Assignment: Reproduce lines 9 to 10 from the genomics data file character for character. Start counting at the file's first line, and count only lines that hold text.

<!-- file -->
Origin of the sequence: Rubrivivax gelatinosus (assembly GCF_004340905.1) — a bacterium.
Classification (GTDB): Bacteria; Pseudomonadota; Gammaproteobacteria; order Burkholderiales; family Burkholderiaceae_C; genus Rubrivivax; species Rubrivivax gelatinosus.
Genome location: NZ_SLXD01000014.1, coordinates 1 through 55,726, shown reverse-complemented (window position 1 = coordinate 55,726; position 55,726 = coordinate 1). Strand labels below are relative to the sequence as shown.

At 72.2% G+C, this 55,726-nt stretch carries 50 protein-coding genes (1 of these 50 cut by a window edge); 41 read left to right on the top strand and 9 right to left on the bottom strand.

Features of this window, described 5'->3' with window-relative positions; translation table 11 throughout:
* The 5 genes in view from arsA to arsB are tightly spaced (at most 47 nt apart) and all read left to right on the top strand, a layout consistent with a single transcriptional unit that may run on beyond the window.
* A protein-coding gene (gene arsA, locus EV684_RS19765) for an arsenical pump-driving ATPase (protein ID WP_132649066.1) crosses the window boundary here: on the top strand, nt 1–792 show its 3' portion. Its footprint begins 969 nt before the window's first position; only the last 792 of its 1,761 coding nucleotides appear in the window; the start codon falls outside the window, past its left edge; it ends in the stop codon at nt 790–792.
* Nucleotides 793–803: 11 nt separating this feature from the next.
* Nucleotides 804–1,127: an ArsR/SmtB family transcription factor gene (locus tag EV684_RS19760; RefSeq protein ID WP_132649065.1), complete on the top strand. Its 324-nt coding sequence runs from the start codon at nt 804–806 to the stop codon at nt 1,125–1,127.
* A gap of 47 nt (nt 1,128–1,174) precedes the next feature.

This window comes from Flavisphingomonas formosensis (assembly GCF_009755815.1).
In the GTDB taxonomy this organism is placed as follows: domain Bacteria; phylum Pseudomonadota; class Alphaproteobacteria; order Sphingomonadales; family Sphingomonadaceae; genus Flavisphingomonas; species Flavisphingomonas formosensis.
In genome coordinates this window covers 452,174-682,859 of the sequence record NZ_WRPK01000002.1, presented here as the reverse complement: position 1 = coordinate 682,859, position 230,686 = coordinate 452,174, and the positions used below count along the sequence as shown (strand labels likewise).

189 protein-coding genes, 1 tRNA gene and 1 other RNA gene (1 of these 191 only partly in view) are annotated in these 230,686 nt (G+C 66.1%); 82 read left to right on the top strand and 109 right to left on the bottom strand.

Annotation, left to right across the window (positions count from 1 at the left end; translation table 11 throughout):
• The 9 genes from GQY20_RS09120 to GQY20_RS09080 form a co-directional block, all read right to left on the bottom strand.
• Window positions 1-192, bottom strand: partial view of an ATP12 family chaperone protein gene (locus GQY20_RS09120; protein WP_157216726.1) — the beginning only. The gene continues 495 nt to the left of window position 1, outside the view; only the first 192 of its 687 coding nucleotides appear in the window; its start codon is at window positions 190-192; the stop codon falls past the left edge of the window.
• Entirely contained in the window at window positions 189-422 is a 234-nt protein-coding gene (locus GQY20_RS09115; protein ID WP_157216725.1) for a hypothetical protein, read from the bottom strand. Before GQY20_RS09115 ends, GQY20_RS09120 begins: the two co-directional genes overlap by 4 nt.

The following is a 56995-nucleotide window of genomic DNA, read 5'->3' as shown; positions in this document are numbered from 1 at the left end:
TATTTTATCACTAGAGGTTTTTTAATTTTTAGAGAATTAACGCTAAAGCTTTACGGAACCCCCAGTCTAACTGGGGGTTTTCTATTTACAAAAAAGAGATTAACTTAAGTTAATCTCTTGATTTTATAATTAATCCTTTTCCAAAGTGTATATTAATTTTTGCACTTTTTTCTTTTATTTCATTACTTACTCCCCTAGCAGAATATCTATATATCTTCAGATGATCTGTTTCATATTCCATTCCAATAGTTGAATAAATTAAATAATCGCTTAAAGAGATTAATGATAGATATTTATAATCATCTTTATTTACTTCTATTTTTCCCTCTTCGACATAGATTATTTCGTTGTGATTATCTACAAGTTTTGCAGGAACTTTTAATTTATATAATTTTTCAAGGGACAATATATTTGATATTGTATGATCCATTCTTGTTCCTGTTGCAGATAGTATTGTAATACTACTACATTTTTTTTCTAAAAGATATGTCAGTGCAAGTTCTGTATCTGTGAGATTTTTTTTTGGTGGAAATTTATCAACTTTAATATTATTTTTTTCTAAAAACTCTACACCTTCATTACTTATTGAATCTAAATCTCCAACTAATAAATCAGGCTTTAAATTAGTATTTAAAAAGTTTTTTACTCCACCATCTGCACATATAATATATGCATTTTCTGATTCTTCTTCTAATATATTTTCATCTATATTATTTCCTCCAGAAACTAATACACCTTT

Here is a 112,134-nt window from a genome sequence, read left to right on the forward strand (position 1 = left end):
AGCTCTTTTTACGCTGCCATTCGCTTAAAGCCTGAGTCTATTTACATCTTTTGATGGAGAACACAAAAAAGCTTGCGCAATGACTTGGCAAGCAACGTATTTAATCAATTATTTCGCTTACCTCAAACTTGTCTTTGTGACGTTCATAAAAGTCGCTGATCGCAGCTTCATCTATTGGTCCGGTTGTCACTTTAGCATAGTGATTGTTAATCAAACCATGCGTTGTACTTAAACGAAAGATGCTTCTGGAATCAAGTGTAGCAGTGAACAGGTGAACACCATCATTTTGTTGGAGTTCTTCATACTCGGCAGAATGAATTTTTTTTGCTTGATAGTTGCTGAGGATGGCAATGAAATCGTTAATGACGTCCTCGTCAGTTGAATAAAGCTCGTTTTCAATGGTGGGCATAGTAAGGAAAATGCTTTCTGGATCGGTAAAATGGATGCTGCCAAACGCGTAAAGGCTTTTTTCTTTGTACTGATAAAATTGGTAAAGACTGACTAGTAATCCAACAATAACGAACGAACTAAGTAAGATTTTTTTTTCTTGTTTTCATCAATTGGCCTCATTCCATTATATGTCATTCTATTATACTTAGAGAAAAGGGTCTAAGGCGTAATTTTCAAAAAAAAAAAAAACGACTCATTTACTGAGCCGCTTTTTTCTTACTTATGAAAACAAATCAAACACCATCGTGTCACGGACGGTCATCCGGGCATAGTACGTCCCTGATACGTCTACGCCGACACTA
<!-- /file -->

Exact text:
* Nucleotides 804–1,127: an ArsR/SmtB family transcription factor gene (locus tag EV684_RS19760; RefSeq protein ID WP_132649065.1), complete on the top strand. Its 324-nt coding sequence runs from the start codon at nt 804–806 to the stop codon at nt 1,125–1,127.
* A gap of 47 nt (nt 1,128–1,174) precedes the next feature.